Open relationships have been around for centuries, but the way we talk about them (and the fact that we're talking about them at all) is a relatively recent development. Along with the increased openness we now have around sex, there are more people showing interest in alternative relationship styles than in the past.
Open relationships have always resonated with me. I love my freedom and I get bored easily, so being in an open relationship seemed like something I would love. And I do. But along with loving it, there come challenges I couldn't have predicted.
So before you decide to enter an open relationship, it’s good to check in and see how you feel about everything that comes with this decision.
1. Open relationships require time. A LOT of time.
If you’re dating more than one person, it will take twice as much time as if you were in a monogamous relationship. Open relationships are time-consuming, which becomes obvious just in the first 1-2 weeks of dating multiple partners. Trying to schedule dates, making sure you spend enough time with all your partners, being there for all of them, finding ways to go deeper with them—it all puts a lot of pressure on your schedule, which is probably already packed.
2. There will be drama—and probably lots of it.
Open relationships trigger many insecurities and deep wounds. You will feel jealous. You will try to control your partner. You will experience it all, because in open relationships we lose what our "inner child" strives for the most—security.
Letting go of attachments and possessiveness is really hard. You will be triggered. You will have a reason to feel upset. Going into open relationships, you have to be aware that you will be faced with challenges that are not as common for exclusive relationships.
If you're seeing three different people, you will get three times more drama to deal with. Remember, they will be triggered by this situation just as much as you. The great thing about the challenges that come with open relationships is that they come with just as many opportunities to grow and humble your ego. And you will be holding space for all of your partners, who will be going through the same things. It's an incredible journey of self-evolution. Hard and demanding but very rewarding.
3. There can be only one leader.
The core of sexual tension in a relationship is polarity between the feminine and the masculine. The more we can step into these roles, the smoother the relationship, the better sex and the better everyday interactions.
The masculine wants to lead and the feminine wants to be guided. It's a beautiful dynamic when feminine energy allows itself to be led. In practical terms that can mean taking advice and asking for help. And it works wonders—in a monogamous relationship.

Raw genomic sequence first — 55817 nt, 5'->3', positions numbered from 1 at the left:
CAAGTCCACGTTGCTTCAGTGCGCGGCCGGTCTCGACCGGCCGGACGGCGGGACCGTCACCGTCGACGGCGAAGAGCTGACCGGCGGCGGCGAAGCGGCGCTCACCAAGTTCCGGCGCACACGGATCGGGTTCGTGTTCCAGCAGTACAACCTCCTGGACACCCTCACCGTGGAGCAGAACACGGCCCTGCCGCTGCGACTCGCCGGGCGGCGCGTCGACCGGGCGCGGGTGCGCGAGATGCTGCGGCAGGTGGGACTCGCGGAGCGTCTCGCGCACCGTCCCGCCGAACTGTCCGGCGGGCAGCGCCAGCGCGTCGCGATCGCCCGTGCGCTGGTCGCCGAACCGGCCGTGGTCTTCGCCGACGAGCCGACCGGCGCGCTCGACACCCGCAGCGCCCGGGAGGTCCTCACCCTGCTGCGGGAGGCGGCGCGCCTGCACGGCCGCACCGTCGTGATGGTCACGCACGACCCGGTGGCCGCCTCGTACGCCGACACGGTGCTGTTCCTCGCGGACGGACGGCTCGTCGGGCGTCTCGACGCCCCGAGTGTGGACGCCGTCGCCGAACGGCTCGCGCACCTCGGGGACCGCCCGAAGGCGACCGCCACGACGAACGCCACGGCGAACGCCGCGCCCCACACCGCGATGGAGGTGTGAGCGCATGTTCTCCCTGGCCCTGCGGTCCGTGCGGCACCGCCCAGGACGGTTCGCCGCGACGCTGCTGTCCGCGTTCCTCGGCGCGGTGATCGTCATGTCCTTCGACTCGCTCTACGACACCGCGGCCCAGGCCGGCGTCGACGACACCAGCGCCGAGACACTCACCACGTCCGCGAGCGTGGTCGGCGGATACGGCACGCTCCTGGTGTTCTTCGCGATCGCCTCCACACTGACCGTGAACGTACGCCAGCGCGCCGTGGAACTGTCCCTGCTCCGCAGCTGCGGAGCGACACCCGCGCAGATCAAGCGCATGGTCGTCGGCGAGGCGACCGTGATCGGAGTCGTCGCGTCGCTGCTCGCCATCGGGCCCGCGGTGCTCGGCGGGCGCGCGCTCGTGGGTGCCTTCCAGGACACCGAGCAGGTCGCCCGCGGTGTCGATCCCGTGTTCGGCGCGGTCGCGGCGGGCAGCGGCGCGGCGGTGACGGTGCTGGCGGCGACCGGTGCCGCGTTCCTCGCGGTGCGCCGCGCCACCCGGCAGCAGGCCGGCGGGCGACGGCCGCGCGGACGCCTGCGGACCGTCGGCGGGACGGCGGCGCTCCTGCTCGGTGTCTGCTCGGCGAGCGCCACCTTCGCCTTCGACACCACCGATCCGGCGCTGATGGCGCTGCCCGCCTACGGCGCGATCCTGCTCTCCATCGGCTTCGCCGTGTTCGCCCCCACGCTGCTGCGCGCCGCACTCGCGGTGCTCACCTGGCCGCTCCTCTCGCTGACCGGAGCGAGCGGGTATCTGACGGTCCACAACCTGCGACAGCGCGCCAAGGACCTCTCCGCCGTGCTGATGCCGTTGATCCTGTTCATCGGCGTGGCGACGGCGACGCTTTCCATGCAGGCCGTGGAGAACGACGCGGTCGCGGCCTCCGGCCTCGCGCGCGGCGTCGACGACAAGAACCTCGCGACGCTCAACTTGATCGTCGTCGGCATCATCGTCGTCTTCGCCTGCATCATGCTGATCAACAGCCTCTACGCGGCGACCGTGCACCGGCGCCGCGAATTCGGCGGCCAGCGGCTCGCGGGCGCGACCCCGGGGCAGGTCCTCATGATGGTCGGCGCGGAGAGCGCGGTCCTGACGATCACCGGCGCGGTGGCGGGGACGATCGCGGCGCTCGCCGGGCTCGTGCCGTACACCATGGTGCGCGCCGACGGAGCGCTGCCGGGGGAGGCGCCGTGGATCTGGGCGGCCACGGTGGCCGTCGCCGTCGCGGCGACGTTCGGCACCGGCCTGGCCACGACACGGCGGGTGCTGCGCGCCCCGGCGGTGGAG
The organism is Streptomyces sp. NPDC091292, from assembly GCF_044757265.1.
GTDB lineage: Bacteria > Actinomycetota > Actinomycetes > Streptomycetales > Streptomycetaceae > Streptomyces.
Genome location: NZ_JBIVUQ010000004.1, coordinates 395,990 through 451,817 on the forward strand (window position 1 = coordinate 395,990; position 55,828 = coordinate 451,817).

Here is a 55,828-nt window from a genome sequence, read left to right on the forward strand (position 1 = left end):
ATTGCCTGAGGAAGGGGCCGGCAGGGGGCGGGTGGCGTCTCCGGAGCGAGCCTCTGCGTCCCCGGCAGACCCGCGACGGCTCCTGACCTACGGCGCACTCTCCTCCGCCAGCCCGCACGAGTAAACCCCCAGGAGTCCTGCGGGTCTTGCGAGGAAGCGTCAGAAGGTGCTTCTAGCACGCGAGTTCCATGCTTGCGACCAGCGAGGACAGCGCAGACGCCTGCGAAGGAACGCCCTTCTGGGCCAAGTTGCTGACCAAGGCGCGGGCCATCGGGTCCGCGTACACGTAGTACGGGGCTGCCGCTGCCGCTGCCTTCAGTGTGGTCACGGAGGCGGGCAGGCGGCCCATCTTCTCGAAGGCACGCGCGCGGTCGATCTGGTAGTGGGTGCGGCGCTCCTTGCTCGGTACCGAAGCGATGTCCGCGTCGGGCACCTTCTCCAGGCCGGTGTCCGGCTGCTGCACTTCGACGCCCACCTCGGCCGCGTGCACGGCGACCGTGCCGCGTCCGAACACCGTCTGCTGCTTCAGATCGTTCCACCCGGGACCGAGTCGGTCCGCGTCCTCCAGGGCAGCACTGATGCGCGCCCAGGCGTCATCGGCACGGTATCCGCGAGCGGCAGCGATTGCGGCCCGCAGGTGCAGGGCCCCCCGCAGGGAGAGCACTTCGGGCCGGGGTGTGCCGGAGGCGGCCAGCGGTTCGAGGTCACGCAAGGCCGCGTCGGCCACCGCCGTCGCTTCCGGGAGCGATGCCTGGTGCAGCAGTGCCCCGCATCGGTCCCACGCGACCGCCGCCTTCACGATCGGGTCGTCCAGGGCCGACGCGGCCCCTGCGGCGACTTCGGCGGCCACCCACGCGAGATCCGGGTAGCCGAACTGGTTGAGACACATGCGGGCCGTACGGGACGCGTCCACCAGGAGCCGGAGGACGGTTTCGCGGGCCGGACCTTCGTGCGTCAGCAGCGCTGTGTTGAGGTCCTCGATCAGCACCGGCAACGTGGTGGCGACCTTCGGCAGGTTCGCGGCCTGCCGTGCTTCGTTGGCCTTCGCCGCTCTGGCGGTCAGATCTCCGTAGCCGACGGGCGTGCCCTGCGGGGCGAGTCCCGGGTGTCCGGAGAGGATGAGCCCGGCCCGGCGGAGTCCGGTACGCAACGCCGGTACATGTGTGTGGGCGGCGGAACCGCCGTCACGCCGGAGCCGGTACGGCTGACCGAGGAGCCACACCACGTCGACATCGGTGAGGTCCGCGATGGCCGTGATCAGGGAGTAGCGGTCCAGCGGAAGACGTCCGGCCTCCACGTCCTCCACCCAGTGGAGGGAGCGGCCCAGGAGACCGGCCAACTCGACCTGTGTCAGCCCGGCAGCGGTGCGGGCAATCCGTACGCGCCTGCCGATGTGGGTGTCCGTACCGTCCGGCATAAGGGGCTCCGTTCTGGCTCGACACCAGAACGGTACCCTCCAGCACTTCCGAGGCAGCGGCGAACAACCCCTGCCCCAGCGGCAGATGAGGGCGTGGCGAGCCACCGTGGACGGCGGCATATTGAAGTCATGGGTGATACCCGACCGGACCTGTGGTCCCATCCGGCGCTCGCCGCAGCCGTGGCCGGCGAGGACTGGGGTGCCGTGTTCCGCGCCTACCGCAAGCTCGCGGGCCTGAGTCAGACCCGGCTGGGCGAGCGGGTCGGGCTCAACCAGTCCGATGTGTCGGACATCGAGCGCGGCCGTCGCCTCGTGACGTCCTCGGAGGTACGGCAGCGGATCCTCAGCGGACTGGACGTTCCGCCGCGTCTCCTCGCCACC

In a relationship where this energy is not equal (e.g. there is one person with more feminine energy and two with masculine energy), this dynamic can disturbed. Inevitably, that feminine energy will feel confused. And that can be very damaging to a relationship.
This is one of my biggest struggles. The more open you are with your partners, the more you discuss things, the easier it will be to handle. But it will never fully go away. Here again, two to three partners are the sweet spot for me. I find it easiest to navigate this dynamic. If I had more partners I would feel lost and confused.
4. Jealousy won't be your biggest challenge.
If you're dating one person exclusively, there is only one person you will have to break up with. But when you start dating more people, you have to break up with more.
This is not to say you WILL break up. But we all know that few relationships last forever. At some point, we part ways, and this is not easy. When you're in an open relationship, you are open to exploring. You'll go on more dates, so you'll experience more rejection—both being rejected and rejecting others.
I'll often meet men I would love to explore a connection with, but I don't. I don't because I anticipate that I wouldn't want to be in a relationship with that person, so I don't even want to go on a first date. It saves both of us from dealing with a brushoff later.
This has proved to be one of the biggest challenges for me and many of my friends who practice polyamory. So remember, along with the freedom of dating who you want comes the responsibility of being honest with them, even if that means rejecting or breaking up with them.
So, should you try an open relationship?
This is a very individual matter. Open relationships are not better than monogamous ones. Both types will trigger you, but they will do it in a different way.
Know what comes with both choices and go consciously with your decision. Don't expect everything to be perfect—it won't. But as long as you go into open relationships focused on the growth you will experience, no matter what happens, it will be worthwhile.
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